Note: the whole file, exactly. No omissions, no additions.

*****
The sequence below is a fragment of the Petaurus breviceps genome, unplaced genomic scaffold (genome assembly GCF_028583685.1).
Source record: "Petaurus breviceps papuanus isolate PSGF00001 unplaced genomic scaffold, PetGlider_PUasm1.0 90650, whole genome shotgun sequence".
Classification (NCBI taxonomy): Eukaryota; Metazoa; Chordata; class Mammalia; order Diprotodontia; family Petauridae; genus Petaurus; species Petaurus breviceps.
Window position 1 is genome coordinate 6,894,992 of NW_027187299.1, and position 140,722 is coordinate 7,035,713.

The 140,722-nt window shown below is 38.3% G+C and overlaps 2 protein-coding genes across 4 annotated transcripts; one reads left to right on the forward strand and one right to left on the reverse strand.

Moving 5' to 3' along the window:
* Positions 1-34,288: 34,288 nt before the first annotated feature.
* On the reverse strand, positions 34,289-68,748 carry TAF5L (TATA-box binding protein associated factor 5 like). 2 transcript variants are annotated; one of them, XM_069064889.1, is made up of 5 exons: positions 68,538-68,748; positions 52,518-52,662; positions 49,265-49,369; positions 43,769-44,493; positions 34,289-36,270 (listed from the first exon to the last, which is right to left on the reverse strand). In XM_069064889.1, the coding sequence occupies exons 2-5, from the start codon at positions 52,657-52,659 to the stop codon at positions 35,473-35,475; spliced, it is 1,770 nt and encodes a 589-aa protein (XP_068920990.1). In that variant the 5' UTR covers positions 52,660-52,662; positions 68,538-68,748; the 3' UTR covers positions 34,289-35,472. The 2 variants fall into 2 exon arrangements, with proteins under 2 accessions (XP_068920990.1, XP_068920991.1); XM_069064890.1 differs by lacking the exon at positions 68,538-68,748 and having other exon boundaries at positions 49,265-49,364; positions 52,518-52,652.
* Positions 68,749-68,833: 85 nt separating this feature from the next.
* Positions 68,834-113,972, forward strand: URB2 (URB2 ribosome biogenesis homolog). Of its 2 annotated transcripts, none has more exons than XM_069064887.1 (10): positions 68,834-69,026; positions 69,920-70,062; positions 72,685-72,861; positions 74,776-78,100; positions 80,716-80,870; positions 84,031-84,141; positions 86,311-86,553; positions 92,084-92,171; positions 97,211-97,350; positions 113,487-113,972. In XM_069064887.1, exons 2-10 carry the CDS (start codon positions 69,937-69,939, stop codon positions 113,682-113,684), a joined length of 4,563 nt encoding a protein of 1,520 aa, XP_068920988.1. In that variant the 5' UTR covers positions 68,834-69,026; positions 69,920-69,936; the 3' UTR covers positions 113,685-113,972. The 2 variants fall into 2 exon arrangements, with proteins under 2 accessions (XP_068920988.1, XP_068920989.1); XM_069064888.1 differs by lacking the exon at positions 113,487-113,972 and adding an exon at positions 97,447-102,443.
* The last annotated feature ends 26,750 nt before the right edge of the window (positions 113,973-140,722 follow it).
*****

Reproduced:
The sequence below is a fragment of the Petaurus breviceps genome, unplaced genomic scaffold (genome assembly GCF_028583685.1).
Source record: "Petaurus breviceps papuanus isolate PSGF00001 unplaced genomic scaffold, PetGlider_PUasm1.0 90650, whole genome shotgun sequence".
Classification (NCBI taxonomy): Eukaryota; Metazoa; Chordata; class Mammalia; order Diprotodontia; family Petauridae; genus Petaurus; species Petaurus breviceps.
Window position 1 is genome coordinate 6,894,992 of NW_027187299.1, and position 140,722 is coordinate 7,035,713.

The 140,722-nt window shown below is 38.3% G+C and overlaps 2 protein-coding genes across 4 annotated transcripts; one reads left to right on the forward strand and one right to left on the reverse strand.

Moving 5' to 3' along the window:
* Positions 1-34,288: 34,288 nt before the first annotated feature.
* On the reverse strand, positions 34,289-68,748 carry TAF5L (TATA-box binding protein associated factor 5 like). 2 transcript variants are annotated; one of them, XM_069064889.1, is made up of 5 exons: positions 68,538-68,748; positions 52,518-52,662; positions 49,265-49,369; positions 43,769-44,493; positions 34,289-36,270 (listed from the first exon to the last, which is right to left on the reverse strand). In XM_069064889.1, the coding sequence occupies exons 2-5, from the start codon at positions 52,657-52,659 to the stop codon at positions 35,473-35,475; spliced, it is 1,770 nt and encodes a 589-aa protein (XP_068920990.1). In that variant the 5' UTR covers positions 52,660-52,662; positions 68,538-68,748; the 3' UTR covers positions 34,289-35,472. The 2 variants fall into 2 exon arrangements, with proteins under 2 accessions (XP_068920990.1, XP_068920991.1); XM_069064890.1 differs by lacking the exon at positions 68,538-68,748 and having other exon boundaries at positions 49,265-49,364; positions 52,518-52,652.
* Positions 68,749-68,833: 85 nt separating this feature from the next.
* Positions 68,834-113,972, forward strand: URB2 (URB2 ribosome biogenesis homolog). Of its 2 annotated transcripts, none has more exons than XM_069064887.1 (10): positions 68,834-69,026; positions 69,920-70,062; positions 72,685-72,861; positions 74,776-78,100; positions 80,716-80,870; positions 84,031-84,141; positions 86,311-86,553; positions 92,084-92,171; positions 97,211-97,350; positions 113,487-113,972. In XM_069064887.1, exons 2-10 carry the CDS (start codon positions 69,937-69,939, stop codon positions 113,682-113,684), a joined length of 4,563 nt encoding a protein of 1,520 aa, XP_068920988.1. In that variant the 5' UTR covers positions 68,834-69,026; positions 69,920-69,936; the 3' UTR covers positions 113,685-113,972. The 2 variants fall into 2 exon arrangements, with proteins under 2 accessions (XP_068920988.1, XP_068920989.1); XM_069064888.1 differs by lacking the exon at positions 113,487-113,972 and adding an exon at positions 97,447-102,443.
* The last annotated feature ends 26,750 nt before the right edge of the window (positions 113,973-140,722 follow it).